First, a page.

Pastor Frank Senn

Muslims guarding Coptic Christian Church during liturgy

6 Comments

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    Larry

    Nicely done and very useful!

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    Karl Johnsen

    Well done. I agree that the definite article is important. I am all for the virtue of faith. I have always winced a bit when people say things like “All people of faith share this concern or that concern, and therefore we are all brothers and sisters.”

    Really? Satanists are also people of faith. So too were the Nazis. I believe we need to talk more these days about THE faith. Or better yet, “The faith once delivered to the saints”.

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    Pr. James F. Peters

    This is a great answer, Frank. As one whose mother’s family were Jews, this answer gives a good statement of agreements and disagreements which I might share with them.

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    Steve Shipman

    Linguistically, the Hebrew and Arabic terms for “God” are related. And certainly there was Jewish and Christian influence on Muhammad. But in the end, the God we worship is the One who raised Jesus from the dead. The relationship between Jews and Christians is more problematic for both than our relationship with the Muslim Allah, because the God of Israel is the One who raised Jesus in fulfillment of Israel’s story. As theologian Robert Jenson once said, Christianity is a theological problem for Judaism, and continuing Judaism is a theological problem for Christianity. And it probably won’t be resolved until the Parousia.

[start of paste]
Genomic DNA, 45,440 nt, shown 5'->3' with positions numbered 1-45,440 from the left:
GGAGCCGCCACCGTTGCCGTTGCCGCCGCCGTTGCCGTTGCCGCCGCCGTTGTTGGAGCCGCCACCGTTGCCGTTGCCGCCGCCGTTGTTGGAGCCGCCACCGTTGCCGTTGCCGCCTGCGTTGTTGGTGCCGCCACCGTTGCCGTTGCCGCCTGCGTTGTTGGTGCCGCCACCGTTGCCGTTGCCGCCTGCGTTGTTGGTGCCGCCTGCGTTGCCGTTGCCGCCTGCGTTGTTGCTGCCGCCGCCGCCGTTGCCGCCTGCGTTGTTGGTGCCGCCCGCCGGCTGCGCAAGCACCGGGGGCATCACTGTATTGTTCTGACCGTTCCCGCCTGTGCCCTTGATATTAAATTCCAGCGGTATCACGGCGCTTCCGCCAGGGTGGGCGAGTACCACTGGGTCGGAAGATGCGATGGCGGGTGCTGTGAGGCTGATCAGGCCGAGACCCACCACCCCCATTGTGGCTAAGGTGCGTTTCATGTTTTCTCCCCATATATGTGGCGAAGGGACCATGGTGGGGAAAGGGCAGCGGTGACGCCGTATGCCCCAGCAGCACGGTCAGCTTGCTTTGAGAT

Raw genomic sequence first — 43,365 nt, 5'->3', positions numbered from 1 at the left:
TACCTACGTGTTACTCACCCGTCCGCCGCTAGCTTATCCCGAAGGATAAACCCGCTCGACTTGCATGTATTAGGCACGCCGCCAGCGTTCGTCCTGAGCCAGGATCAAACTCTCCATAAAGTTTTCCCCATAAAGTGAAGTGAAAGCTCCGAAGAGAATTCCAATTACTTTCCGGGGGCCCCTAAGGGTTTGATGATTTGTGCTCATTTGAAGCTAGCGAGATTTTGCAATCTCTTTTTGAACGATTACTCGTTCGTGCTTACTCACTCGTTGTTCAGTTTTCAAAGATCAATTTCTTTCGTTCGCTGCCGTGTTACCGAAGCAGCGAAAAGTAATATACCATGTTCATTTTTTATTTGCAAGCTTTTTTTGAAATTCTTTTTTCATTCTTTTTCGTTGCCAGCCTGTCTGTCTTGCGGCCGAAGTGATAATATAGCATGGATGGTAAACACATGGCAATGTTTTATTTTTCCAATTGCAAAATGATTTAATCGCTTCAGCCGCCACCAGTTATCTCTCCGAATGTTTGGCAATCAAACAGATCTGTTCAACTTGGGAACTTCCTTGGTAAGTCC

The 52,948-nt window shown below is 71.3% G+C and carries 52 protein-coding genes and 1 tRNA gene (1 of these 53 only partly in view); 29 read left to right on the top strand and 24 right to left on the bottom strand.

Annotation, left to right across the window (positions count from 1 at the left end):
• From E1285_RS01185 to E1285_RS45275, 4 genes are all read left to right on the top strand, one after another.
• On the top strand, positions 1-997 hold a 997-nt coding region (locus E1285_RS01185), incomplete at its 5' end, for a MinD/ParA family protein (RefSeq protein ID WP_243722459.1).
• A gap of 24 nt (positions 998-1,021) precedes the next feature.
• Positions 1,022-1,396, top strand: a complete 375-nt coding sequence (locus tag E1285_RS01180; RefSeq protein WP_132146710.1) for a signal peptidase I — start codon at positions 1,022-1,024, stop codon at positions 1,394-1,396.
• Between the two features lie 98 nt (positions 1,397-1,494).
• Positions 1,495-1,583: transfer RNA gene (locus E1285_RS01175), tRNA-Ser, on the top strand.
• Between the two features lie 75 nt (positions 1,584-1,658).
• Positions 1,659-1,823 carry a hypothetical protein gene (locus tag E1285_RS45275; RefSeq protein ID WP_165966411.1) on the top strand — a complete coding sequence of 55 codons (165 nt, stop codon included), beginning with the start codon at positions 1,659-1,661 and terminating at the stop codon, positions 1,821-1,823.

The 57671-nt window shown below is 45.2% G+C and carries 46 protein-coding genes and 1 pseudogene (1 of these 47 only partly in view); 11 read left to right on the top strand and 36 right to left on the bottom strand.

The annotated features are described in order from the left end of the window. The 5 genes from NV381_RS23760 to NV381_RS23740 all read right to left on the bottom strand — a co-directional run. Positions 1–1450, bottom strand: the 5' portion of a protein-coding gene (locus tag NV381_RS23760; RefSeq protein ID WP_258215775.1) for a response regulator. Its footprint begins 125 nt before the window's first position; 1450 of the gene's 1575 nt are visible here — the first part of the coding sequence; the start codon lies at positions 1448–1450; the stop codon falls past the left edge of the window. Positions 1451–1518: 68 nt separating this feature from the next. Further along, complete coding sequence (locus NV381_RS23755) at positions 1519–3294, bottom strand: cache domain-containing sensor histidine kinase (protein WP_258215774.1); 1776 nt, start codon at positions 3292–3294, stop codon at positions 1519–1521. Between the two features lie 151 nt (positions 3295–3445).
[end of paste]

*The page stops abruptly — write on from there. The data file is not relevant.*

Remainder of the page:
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    P James

    When a Christian converts to Judaism, he must deny Christ three times before witnesses. Jesus said, “No one comes to the Father except by Me.” How, then, can a Christian validate all religions as equal and none better than another?

    • Frank Senn

      Undoubtedly, a Christian believer would not validate all religions as equal, but that’s not what this post is about. The issue in this question and answer concerned whether the adherents of the three great monotheistic religions are brothers and sisters in faith because they share belief in one God. That is a different question than the one you raise. However, I “approved” posting this comment in order to reply to the statement about a Christian converting to Judaism that may be misunderstood. Judaism is not an easy religion to convert into because it is not based on a belief system as much as a covenant relationship between God and his chosen people Israel. To convert is not to subscribe to a creed, as in Christian baptism, but to be brought into the covenantal life of a people. Rabbis customarily begin the relationship with the potential convert by trying to dissuade the person from converting. Traditionally they do this three times. If a rabbi is dealing with someone raised as a Christian the rabbi may want to test that person’s willingness to break with his or her Christian faith. That’s where this idea of “denying Christ three times” comes from. It may not be unheard of for a rabbi to encourage a potential convert from Christianity to go back to his or her Christian faith. Each rabbi handles this tradition of dissuading converts in his or her own way and according to the circumstances involved. Since converts to Judaism also go before elders the question of one’s former religious beliefs may be raised again. For a baptized Christian to deny the faith confessed in Baptism is apostasy, a serious matter. But the onus should be placed on the apostate, not on the rabbis who are doing their job. Just to be clear about this.